In “Song Biographies of Eminent Monks” (also Dasong gaosengzhuan 大宋高僧傳), the compiler Zanning 讚寧 (960–1279) comments, “In eastern China, Vajrabodhi is the founding master. Amoghavajra, Vajrabodhi’s disciple, was the second eminent master, and the third Master is Huilang.”
Vajrabodhi was an Indian Esoteric Buddhist master and Vajrayāna missionary to eighth-century Tang China. He was born into a South Indian brahmin family and converted to Buddhism at the age of sixteen. He studied all schools of Buddhism and was able to recite long passages of teachings everyday since he was a child. In 719, the seventh year of Kaiyuan Reign, after a 3-year journey, Vajrabodhi arrived in China through the south-Asian sea route and dedicated his life there to the transmission of dharma, mainly in the two capitals, Chang’An (now Xi'an) and Luoyang.
Vajrabodhi’s ability to perform miracles is documented in the Tang official court records. He was once summoned to the court of Emperor Xuanzong (r. 846-859) to make rain after all of the court ritual officials had failed. In an elaborate ritual, Vajrabodhi constructed a platform and made offerings to the deity Amoghānkuśa while painting an image of the Cundi Bodhisattva. Later on a set date, he finished the image by painting the eyes of the Bodhisattva to “open the vision.” Suddenly, at that moment, a wind arrived from the northwestern sky, thundering clouds started to burst and bring rain.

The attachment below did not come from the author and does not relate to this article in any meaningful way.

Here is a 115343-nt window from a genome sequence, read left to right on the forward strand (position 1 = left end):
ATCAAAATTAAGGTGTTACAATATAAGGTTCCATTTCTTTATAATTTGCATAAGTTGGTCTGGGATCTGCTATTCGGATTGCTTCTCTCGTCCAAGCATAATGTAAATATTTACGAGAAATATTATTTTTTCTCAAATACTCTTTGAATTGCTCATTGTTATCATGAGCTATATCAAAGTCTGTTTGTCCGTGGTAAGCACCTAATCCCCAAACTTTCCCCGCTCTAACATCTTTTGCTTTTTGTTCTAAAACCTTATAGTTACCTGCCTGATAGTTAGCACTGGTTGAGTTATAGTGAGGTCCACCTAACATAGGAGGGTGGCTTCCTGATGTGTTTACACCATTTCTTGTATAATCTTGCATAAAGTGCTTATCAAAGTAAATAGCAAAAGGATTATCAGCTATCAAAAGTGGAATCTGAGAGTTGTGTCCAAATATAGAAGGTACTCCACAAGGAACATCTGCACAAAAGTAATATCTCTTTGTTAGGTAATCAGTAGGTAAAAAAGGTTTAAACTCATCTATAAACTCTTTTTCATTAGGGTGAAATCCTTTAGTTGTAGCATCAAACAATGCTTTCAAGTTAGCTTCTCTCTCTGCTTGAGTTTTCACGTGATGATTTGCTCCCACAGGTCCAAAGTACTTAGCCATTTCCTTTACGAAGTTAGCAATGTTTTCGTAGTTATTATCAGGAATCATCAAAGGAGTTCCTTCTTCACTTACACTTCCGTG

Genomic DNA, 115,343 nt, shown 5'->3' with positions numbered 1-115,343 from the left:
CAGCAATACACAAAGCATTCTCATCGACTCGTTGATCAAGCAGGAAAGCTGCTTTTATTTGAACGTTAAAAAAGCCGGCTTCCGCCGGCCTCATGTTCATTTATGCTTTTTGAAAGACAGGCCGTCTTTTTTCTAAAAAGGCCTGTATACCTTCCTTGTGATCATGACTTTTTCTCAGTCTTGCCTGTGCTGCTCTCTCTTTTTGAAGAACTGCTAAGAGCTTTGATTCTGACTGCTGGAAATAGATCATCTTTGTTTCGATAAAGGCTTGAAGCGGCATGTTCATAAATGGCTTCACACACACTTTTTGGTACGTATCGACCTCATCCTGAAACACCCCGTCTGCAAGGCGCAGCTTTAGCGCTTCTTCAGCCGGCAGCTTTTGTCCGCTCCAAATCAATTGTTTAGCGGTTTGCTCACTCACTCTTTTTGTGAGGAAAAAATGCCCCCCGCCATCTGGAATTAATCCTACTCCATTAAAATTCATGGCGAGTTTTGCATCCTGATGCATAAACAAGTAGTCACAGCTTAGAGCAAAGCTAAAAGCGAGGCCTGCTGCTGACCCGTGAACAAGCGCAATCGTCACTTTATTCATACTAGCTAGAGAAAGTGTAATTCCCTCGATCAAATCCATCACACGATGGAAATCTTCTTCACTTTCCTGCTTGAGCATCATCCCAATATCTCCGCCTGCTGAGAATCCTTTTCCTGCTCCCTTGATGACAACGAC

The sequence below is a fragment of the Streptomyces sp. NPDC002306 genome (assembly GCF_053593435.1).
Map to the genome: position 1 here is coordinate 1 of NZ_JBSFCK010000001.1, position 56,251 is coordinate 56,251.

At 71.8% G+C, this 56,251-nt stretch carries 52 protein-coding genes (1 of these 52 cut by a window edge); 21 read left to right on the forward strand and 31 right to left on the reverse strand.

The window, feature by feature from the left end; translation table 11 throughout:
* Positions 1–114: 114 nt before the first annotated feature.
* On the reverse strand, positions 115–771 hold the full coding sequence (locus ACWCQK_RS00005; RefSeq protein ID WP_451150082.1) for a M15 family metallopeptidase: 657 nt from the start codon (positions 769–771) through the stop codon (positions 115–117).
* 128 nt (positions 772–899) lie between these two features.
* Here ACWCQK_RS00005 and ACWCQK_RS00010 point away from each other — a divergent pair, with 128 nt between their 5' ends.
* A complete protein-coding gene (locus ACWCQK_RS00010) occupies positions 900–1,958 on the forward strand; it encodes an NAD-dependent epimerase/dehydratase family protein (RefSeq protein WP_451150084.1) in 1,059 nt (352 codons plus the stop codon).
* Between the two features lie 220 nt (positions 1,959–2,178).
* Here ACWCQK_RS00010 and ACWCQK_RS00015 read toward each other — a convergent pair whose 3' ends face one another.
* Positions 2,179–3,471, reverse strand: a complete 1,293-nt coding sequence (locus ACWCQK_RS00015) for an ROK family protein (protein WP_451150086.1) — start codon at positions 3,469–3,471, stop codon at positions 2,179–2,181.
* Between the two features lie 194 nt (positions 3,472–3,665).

Śubhakarasiṃha 善無畏 (637 - 735)
Śubhakarasiṃha was an eminent Indian Buddhist monk and master of Esoteric Buddhism, who arrived in the Chinese capital Chang'an in 716 CE and translated the Mahāvairocana Sūtra. He was born as the oldest son of King Buddhakara. Yet the entire family migrated to Odra (now Odisha) because of political and societal instability. Śubhakarasiṃha ascended to the throne at the age of thirteen and later turned over his position to his oldest brother and entered the monastic life.
Like Vajrabodhi, Śubhakarasiṃha spent most of his life in ritual activity, text translation from Sanskrit to Chinese, and the creation of Esoteric art. He was already eighty years old when he arrived in China, where he became well-known and favored by Emperor Xuanzong of the Tang for his supernatural abilities, which are also documented in the Tang official court records.
Amoghavajra 不空三藏 (705 - 774)
Buddhist monk Bukong 不空, half Indian and half Sogdian and well known by his Sanskrit name Amoghavajra, is recognized as the most important promoter of the Esoteric traditions of Vajroṣṇīṣa Yoga and the second master of Tangmi. He spent most of his lifetime in Tang China as a Buddhist missionary and court official, serving the state and dedicating his life to dharma transmission with a soteriological approach.
During the An Lushan Rebellion (755 - 763), a rebellion against the Tang dynasty of China, Bukong contributed to the enthronement of Emperor Suzong of Tang (reigned 756–762) and thus was rewarded with the imperial authorization of his Esoteric Buddhist tradition and practice system. The Sino Esoteric School thrived as part of the official state institution, constituting a new mode of imperial Buddhism.